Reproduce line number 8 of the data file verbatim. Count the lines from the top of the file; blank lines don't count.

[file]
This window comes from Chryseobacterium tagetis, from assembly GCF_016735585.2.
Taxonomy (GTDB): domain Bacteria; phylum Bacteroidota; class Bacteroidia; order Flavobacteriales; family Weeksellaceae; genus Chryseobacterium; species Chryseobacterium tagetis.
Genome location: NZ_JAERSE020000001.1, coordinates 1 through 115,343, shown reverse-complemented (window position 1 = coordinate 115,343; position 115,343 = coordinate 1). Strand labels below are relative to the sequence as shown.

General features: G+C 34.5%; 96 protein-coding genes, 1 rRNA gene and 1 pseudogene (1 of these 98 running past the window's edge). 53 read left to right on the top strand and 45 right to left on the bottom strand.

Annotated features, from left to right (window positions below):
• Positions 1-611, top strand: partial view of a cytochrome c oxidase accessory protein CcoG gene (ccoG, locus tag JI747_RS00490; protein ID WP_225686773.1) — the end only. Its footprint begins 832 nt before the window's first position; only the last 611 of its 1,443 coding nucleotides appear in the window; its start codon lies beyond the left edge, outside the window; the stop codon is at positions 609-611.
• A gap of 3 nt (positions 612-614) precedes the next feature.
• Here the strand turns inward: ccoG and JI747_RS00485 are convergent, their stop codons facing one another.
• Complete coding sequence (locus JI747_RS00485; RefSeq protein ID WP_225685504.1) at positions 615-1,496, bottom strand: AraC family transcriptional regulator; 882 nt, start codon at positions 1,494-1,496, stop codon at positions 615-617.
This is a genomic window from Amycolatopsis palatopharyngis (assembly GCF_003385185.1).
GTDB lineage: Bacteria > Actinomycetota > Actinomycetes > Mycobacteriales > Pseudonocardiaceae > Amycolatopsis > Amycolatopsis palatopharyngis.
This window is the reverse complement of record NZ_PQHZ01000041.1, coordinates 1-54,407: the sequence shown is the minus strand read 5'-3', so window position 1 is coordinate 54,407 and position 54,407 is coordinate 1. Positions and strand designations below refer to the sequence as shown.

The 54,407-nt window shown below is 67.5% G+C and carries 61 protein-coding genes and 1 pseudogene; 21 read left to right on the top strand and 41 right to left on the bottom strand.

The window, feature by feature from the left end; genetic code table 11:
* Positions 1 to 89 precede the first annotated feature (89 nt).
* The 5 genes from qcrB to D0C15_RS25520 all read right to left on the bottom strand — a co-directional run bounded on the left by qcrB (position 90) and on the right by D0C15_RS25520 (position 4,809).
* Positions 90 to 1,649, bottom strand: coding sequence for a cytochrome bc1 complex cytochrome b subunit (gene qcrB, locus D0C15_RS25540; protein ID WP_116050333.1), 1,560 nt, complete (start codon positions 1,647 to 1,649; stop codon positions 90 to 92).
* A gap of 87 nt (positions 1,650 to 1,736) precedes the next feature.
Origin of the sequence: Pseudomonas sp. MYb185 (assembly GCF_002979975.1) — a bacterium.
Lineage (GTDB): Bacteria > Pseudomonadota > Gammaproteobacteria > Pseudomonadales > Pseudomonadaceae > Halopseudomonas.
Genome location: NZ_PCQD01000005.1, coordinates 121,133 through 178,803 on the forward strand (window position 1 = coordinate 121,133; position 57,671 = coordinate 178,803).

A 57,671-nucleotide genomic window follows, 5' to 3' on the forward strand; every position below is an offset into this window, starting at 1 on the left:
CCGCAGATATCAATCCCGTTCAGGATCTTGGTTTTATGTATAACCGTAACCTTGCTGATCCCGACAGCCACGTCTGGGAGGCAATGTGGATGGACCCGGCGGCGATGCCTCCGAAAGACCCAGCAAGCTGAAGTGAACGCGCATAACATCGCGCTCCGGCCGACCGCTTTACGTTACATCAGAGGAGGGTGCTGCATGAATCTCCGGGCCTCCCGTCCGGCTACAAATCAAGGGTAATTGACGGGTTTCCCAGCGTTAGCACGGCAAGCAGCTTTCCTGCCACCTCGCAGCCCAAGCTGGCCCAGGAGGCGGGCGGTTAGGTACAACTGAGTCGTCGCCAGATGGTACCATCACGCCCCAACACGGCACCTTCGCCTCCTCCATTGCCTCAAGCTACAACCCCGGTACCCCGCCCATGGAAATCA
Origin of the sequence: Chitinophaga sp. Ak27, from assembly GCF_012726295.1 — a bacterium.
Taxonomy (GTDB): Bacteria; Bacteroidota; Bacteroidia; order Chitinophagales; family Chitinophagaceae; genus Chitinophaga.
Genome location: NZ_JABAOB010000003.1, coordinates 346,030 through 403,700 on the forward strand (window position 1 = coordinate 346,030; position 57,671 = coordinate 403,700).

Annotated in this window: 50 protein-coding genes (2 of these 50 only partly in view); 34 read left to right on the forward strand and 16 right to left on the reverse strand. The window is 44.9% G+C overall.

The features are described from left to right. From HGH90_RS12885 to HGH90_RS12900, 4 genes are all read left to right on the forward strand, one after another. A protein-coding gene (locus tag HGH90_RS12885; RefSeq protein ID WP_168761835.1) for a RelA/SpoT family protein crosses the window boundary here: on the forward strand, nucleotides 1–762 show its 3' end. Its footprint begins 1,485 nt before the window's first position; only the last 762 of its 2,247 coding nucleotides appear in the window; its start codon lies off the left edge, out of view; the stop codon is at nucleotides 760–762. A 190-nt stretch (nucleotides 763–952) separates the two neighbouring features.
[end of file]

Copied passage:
• Here the strand turns inward: ccoG and JI747_RS00485 are convergent, their stop codons facing one another.